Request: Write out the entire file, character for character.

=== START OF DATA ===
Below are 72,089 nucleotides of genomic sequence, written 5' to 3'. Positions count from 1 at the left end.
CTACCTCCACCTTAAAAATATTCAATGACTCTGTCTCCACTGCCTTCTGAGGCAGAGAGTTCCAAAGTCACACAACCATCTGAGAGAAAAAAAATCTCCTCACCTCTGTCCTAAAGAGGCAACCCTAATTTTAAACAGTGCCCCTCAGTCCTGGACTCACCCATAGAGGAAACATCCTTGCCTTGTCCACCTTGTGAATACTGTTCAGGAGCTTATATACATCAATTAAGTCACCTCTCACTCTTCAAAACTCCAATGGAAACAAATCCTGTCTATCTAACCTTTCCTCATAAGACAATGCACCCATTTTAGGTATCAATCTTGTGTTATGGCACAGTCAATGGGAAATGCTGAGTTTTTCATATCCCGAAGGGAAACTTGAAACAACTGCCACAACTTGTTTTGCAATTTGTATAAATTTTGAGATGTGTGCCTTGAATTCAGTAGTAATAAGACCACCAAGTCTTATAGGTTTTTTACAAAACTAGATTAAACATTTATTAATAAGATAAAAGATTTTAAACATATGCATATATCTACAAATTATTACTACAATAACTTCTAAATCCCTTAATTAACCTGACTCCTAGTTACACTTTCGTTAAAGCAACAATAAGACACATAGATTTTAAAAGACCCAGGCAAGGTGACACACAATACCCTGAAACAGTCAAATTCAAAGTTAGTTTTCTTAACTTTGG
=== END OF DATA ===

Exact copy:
Below are 72,089 nucleotides of genomic sequence, written 5' to 3'. Positions count from 1 at the left end.
CTACCTCCACCTTAAAAATATTCAATGACTCTGTCTCCACTGCCTTCTGAGGCAGAGAGTTCCAAAGTCACACAACCATCTGAGAGAAAAAAAATCTCCTCACCTCTGTCCTAAAGAGGCAACCCTAATTTTAAACAGTGCCCCTCAGTCCTGGACTCACCCATAGAGGAAACATCCTTGCCTTGTCCACCTTGTGAATACTGTTCAGGAGCTTATATACATCAATTAAGTCACCTCTCACTCTTCAAAACTCCAATGGAAACAAATCCTGTCTATCTAACCTTTCCTCATAAGACAATGCACCCATTTTAGGTATCAATCTTGTGTTATGGCACAGTCAATGGGAAATGCTGAGTTTTTCATATCCCGAAGGGAAACTTGAAACAACTGCCACAACTTGTTTTGCAATTTGTATAAATTTTGAGATGTGTGCCTTGAATTCAGTAGTAATAAGACCACCAAGTCTTATAGGTTTTTTACAAAACTAGATTAAACATTTATTAATAAGATAAAAGATTTTAAACATATGCATATATCTACAAATTATTACTACAATAACTTCTAAATCCCTTAATTAACCTGACTCCTAGTTACACTTTCGTTAAAGCAACAATAAGACACATAGATTTTAAAAGACCCAGGCAAGGTGACACACAATACCCTGAAACAGTCAAATTCAAAGTTAGTTTTCTTAACTTTGG